Work Landscape with a Group of Figures to the Left
Department of Prints and Drawings: 17th century
Can't play the medias? Download Flash Player.
Paysage, avec un groupe de figures à gauche
Prints and Drawings
Discovered by J. Gere as part of an anonymous estate, this sheet belongs to a rich body of graphic works by Salvator Rosa, including other landscape drawings. The use of light and color, and the lively graphic notation, make this one of Rosa's most remarkable drawings.
The iconography of the real
This astonishingly realistic landscape takes the natural scene as its principal subject. At the center, three intertwined tree trunks with sparse foliage and stark branches are depicted in minute detail, down to the texture of the bark and the foreshortened knots in the wood. The mountains in the background lead the eye to a distant point where clouds seem to overspill the range of peaks. To the left of the sheet, the group of figures sketched in a seemingly continuous outline testifies to Rosa's virtuoso skill as a draughtsman, and his masterful, almost nonchalant economy of line. The meticulously-layered gray wash (at its darkest on the lower half of the sheet) enhances the naturalism of the drawing's tonal and chromatic range.
Landscape drawing: a genre in its own right
This exceptionally fresh and beautiful drawing is notable for its painterly qualities, but to date it has never been linked to a finished painting, for which it might have been executed as a preparatory study. There are, however, a number of paintings by Rosa in very much the same spirit, notably Polycrates Accepting the Fish, in Chicago, and the Finding of Moses, in Detroit. These similarities support a view that the piece should be seen as a finished work in its own right. The proposed date, towards the end of the 1650s, is based on similarities to a drawing in the Albertina in Vienna, also a landscape.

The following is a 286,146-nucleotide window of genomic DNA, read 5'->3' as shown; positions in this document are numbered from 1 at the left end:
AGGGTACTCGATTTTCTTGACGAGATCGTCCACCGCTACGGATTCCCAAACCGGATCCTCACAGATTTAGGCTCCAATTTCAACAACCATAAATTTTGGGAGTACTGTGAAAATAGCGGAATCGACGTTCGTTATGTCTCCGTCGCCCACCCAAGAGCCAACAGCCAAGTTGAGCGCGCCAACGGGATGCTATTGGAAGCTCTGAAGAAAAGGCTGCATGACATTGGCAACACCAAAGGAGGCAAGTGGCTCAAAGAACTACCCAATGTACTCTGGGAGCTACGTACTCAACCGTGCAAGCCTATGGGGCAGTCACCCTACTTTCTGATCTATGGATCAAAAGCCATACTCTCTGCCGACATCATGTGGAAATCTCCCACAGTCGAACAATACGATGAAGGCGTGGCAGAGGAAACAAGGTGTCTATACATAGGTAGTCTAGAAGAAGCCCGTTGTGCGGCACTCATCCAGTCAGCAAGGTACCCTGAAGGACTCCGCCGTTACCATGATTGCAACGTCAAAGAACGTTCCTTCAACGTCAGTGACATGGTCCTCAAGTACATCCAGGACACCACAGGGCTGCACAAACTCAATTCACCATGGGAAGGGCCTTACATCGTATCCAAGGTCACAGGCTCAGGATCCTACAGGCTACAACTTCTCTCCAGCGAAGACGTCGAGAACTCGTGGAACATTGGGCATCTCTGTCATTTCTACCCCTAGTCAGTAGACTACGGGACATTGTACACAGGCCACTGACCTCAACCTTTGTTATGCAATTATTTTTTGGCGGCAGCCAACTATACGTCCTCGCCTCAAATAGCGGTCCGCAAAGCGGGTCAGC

BibliographyMonbeig-Goguel Catherine, Vitzthum W., Le Dessin à Naples du XVIe au XVIIIe siècle, Paris, Éditions de la Réunion des musées nationaux, 1967, notice 42.
Salvator Rosa, Londres, Hayward Gallery, 1973, notice 67.
Bacou Roseline, La Collection Saint-Morys au Cabinet des Dessins du musée du Louvre, Paris, Éditions de la Réunion des musées nationaux, 1987, notice 99.
Bacou Roseline, Bean Jacob, Le Dessin à Rome au XVIIe siècle, Paris, Éditions de la Réunion des musées nationaux, 1988, notice 130.
Salvator ROSA (Arenella, 1615 - Rome, 1673)
Landscape with a Group of Figures to the Left
Pen and black ink, gray wash, preparatory underdrawing in red chalk
H. 20.6 cm; W. 33 cm.
Saint-Morys collection; confiscated as the property of emigrés fleeing the 1789 Revolution.
Due to their fragility, works on paper are not on permanent display in the museum.
The Louvre is open every day (except Tuesday) from 9 a.m. to 6 p.m.
Free admission on the first Saturday of each month
from 6 p.m. to 9:45 p.m. as of January 2019.